Since GOSEN was born in Japan...
In Japanese culture, the crane is a symbol of longevity, "a crane is for a thousand years, a tortoise is for ten thousand years," and is an indispensable lucky charm for celebratory occasions. Even in ancient China, cranes and turtles were regarded as symbols of longevity, and the idea was introduced to Japan, where it has been revered as a bird of good fortune.
Famous Origami Paper Crane
During the FIAA World Cup in Qatar, the Japanese national team impressed fans when they left their dressing room at the Khalifa International Stadium in spotless condition. They also left origami paper cranes, a symbol of good fortune and longevity in Japan, in the dressing room.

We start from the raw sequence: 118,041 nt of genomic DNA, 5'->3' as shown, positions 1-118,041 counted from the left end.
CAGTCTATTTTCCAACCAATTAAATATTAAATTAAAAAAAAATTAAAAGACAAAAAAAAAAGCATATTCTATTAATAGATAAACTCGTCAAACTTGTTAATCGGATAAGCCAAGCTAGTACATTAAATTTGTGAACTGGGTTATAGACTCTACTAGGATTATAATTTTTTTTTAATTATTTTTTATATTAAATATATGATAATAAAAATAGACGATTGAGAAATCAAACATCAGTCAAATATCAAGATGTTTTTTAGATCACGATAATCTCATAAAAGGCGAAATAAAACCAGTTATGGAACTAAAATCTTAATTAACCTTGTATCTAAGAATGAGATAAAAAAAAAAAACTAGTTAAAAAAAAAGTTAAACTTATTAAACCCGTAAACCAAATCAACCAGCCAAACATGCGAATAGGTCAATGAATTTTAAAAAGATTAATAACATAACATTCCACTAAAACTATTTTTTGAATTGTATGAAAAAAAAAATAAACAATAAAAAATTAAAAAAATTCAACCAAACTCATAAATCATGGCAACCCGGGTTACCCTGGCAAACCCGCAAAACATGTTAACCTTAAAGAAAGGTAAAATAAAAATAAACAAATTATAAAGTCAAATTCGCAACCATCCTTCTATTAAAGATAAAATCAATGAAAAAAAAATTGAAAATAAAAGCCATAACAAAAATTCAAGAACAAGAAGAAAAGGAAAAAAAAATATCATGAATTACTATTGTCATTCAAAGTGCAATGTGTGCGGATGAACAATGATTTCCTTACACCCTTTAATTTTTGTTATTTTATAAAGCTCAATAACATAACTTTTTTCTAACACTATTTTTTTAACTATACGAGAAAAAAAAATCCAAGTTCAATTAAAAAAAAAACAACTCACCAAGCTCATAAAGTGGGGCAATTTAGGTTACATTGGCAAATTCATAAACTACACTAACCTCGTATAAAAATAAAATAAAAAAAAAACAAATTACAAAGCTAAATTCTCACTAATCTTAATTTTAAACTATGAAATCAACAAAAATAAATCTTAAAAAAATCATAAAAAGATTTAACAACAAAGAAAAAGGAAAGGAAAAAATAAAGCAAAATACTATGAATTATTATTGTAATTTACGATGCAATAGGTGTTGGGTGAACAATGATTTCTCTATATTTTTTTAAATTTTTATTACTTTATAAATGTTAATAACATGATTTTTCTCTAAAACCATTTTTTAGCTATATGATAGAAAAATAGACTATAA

History of Origami Crane
The origami cranes were first folded in the Muromachi period (1336-1573) as a wish for longevity. Later, during the Edo period (1603-1867), the "senbazuru" (a thousand folded paper cranes) were made to pray for recovery from illness and longevity, as they are made today. Today, they are also valued as a symbol of peace and good fortune.
This Crane is for You So, we folded an origami crane to wish a fantastic year for all of you!!